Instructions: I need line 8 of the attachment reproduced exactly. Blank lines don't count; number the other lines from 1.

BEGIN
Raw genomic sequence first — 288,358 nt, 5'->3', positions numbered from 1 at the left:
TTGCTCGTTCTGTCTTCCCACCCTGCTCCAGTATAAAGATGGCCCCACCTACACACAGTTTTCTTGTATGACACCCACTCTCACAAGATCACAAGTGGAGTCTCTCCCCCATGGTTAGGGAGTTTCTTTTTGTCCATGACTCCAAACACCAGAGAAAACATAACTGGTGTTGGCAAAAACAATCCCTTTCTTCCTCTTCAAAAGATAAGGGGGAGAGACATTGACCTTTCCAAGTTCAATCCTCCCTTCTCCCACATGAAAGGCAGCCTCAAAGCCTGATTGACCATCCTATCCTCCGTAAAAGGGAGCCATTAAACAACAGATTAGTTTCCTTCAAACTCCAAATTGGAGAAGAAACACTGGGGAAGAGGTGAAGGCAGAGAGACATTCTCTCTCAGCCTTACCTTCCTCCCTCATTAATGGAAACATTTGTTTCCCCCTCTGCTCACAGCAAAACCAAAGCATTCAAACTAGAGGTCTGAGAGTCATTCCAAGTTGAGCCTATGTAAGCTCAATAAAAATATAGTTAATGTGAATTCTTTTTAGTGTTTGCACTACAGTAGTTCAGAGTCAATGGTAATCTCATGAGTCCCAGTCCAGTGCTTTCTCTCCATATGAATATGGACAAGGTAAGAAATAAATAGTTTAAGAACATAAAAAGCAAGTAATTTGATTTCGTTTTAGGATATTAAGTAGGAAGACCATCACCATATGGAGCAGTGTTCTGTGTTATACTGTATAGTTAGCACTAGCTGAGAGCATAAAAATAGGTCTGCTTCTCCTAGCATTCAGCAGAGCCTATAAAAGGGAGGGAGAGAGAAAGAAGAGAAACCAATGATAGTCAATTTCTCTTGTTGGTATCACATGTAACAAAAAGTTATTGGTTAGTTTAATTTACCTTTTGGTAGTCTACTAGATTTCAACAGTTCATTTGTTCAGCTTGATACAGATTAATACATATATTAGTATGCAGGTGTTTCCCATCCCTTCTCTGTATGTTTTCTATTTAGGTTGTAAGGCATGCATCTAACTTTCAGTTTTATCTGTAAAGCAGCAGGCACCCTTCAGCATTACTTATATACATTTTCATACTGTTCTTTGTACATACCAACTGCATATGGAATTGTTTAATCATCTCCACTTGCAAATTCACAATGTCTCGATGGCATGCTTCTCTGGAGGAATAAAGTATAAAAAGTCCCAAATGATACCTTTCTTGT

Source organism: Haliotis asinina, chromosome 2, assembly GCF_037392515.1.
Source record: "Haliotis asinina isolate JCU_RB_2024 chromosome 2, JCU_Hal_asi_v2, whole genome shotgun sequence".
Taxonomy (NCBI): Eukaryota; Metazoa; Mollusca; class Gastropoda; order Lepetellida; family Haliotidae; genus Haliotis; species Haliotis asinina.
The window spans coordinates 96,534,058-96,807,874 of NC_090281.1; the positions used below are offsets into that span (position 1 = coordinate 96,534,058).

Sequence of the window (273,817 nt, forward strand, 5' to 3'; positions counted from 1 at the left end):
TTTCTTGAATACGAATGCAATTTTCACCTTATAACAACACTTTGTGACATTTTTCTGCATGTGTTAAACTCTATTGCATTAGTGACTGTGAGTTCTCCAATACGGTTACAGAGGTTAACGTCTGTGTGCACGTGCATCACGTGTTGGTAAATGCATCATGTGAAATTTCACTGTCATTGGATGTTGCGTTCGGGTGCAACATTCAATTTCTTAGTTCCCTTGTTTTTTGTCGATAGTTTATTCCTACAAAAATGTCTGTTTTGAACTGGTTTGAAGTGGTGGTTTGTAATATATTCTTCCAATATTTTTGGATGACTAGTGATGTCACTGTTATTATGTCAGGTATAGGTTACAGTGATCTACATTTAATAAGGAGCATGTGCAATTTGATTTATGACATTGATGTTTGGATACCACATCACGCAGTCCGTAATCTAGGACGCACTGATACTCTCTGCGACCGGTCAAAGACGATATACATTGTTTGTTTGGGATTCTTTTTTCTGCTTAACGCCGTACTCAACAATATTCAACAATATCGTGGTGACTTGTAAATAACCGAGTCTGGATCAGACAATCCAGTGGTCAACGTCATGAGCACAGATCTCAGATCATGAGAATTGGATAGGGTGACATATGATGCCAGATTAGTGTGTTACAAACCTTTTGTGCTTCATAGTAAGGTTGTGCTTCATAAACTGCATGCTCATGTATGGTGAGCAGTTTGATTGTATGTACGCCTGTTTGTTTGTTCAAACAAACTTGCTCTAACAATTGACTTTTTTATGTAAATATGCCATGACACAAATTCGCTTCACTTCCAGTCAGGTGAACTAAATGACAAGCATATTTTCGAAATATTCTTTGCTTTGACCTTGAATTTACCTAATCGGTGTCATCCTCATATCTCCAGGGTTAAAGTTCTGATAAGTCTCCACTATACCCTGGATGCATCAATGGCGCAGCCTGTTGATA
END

TTTCTTGAATACGAATGCAATTTTCACCTTATAACAACACTTTGTGACATTTTTCTGCATGTGTTAAACTCTATTGCATTAGTGACTGTGAGTTCTCCAATACGGTTACAGAGGTTAACGTCTGTGTGCACGTGCATCACGTGTTGGTAAATGCATCATGTGAAATTTCACTGTCATTGGATGTTGCGTTCGGGTGCAACATTCAATTTCTTAGTTCCCTTGTTTTTTGTCGATAGTTTATTCCTACAAAAATGTCTGTTTTGAACTGGTTTGAAGTGGTGGTTTGTAATATATTCTTCCAATATTTTTGGATGACTAGTGATGTCACTGTTATTATGTCAGGTATAGGTTACAGTGATCTACATTTAATAAGGAGCATGTGCAATTTGATTTATGACATTGATGTTTGGATACCACATCACGCAGTCCGTAATCTAGGACGCACTGATACTCTCTGCGACCGGTCAAAGACGATATACATTGTTTGTTTGGGATTCTTTTTTCTGCTTAACGCCGTACTCAACAATATTCAACAATATCGTGGTGACTTGTAAATAACCGAGTCTGGATCAGACAATCCAGTGGTCAACGTCATGAGCACAGATCTCAGATCATGAGAATTGGATAGGGTGACATATGATGCCAGATTAGTGTGTTACAAACCTTTTGTGCTTCATAGTAAGGTTGTGCTTCATAAACTGCATGCTCATGTATGGTGAGCAGTTTGATTGTATGTACGCCTGTTTGTTTGTTCAAACAAACTTGCTCTAACAATTGACTTTTTTATGTAAATATGCCATGACACAAATTCGCTTCACTTCCAGTCAGGTGAACTAAATGACAAGCATATTTTCGAAATATTCTTTGCTTTGACCTTGAATTTACCTAATCGGTGTCATCCTCATATCTCCAGGGTTAAAGTTCTGATAAGTCTCCACTATACCCTGGATGCATCAATGGCGCAGCCTGTTGATA